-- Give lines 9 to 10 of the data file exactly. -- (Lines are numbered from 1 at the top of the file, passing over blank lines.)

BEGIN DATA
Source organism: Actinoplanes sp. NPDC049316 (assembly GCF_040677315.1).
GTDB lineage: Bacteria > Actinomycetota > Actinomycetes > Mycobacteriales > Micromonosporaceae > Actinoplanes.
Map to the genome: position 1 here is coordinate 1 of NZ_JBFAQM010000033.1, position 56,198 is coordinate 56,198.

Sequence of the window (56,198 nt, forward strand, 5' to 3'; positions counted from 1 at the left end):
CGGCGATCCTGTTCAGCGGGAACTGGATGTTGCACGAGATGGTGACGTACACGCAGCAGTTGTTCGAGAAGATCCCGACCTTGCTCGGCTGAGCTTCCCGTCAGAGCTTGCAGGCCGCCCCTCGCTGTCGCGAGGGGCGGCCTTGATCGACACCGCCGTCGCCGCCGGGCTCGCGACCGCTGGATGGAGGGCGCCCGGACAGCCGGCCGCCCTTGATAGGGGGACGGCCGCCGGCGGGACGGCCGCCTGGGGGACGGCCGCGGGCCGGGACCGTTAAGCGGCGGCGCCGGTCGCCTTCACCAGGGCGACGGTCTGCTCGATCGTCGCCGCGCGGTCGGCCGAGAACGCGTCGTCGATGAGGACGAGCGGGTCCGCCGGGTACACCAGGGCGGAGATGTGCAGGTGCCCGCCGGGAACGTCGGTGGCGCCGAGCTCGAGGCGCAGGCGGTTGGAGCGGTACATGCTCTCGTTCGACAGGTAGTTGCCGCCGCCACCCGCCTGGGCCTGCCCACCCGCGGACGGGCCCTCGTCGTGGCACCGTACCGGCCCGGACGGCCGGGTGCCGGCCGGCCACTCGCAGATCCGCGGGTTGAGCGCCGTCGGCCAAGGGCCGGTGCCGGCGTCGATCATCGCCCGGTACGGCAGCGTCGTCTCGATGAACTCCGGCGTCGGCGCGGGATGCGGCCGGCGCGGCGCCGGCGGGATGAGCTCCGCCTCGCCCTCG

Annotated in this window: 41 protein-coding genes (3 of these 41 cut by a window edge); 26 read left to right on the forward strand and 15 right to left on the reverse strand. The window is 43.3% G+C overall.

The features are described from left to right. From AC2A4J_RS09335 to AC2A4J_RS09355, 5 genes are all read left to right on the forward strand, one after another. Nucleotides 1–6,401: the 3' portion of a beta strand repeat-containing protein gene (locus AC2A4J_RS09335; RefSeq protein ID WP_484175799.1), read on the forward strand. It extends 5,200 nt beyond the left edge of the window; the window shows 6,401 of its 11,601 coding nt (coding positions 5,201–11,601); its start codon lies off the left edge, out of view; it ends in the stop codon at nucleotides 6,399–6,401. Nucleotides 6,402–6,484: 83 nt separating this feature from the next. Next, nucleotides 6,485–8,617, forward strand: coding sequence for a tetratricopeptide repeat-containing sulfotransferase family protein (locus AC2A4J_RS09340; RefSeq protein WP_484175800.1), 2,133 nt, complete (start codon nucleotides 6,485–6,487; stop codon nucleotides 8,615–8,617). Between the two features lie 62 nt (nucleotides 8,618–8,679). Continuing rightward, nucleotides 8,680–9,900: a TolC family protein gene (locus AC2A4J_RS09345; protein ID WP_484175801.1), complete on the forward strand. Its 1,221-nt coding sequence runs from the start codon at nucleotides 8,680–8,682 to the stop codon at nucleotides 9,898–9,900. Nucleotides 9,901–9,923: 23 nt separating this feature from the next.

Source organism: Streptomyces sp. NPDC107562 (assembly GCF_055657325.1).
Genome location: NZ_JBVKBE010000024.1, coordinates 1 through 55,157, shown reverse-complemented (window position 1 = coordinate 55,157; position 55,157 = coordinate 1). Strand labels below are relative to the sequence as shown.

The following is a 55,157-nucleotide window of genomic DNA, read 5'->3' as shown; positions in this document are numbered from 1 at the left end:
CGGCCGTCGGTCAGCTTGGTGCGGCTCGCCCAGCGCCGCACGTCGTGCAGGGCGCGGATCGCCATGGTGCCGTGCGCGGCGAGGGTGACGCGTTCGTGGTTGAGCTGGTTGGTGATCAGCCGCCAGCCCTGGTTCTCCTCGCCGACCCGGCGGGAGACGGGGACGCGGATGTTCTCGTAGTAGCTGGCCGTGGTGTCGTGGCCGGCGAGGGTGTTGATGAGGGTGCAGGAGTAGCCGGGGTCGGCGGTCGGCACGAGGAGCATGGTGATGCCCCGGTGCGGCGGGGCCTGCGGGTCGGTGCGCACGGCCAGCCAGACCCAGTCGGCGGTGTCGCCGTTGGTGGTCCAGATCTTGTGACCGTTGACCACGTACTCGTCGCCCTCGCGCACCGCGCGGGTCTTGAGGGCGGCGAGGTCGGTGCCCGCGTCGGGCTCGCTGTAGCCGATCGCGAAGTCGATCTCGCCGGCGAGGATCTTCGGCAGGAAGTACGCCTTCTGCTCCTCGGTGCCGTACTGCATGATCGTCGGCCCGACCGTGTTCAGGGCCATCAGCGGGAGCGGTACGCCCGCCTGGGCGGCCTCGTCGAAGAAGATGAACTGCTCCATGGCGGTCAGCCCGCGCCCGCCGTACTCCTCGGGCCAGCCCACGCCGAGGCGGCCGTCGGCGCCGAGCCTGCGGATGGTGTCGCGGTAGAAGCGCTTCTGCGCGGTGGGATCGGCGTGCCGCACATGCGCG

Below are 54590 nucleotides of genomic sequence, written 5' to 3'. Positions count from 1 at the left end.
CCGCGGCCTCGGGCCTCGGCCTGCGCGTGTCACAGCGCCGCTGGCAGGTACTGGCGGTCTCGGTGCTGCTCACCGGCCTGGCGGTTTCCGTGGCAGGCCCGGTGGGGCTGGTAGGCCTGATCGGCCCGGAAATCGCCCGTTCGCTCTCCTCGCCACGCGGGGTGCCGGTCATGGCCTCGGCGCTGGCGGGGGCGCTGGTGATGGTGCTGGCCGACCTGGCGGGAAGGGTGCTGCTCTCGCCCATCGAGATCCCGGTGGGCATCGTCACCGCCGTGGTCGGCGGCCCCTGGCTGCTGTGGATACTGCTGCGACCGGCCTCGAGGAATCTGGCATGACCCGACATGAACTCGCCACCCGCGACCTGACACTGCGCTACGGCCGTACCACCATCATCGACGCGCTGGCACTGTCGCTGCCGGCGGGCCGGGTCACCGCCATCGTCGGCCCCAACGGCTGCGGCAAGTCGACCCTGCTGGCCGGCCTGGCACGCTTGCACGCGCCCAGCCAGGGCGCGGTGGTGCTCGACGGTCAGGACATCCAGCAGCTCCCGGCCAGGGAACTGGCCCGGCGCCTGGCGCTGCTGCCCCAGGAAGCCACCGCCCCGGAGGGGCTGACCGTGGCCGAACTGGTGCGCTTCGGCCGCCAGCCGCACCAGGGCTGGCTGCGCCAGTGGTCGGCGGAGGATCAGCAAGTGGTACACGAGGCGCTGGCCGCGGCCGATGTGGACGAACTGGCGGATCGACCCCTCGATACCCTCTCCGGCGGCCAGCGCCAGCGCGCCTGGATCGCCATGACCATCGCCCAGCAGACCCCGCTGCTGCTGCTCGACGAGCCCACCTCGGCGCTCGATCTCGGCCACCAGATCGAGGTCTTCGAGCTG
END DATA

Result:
Genome location: NZ_JBVKBE010000024.1, coordinates 1 through 55,157, shown reverse-complemented (window position 1 = coordinate 55,157; position 55,157 = coordinate 1). Strand labels below are relative to the sequence as shown.

The following is a 55,157-nucleotide window of genomic DNA, read 5'->3' as shown; positions in this document are numbered from 1 at the left end: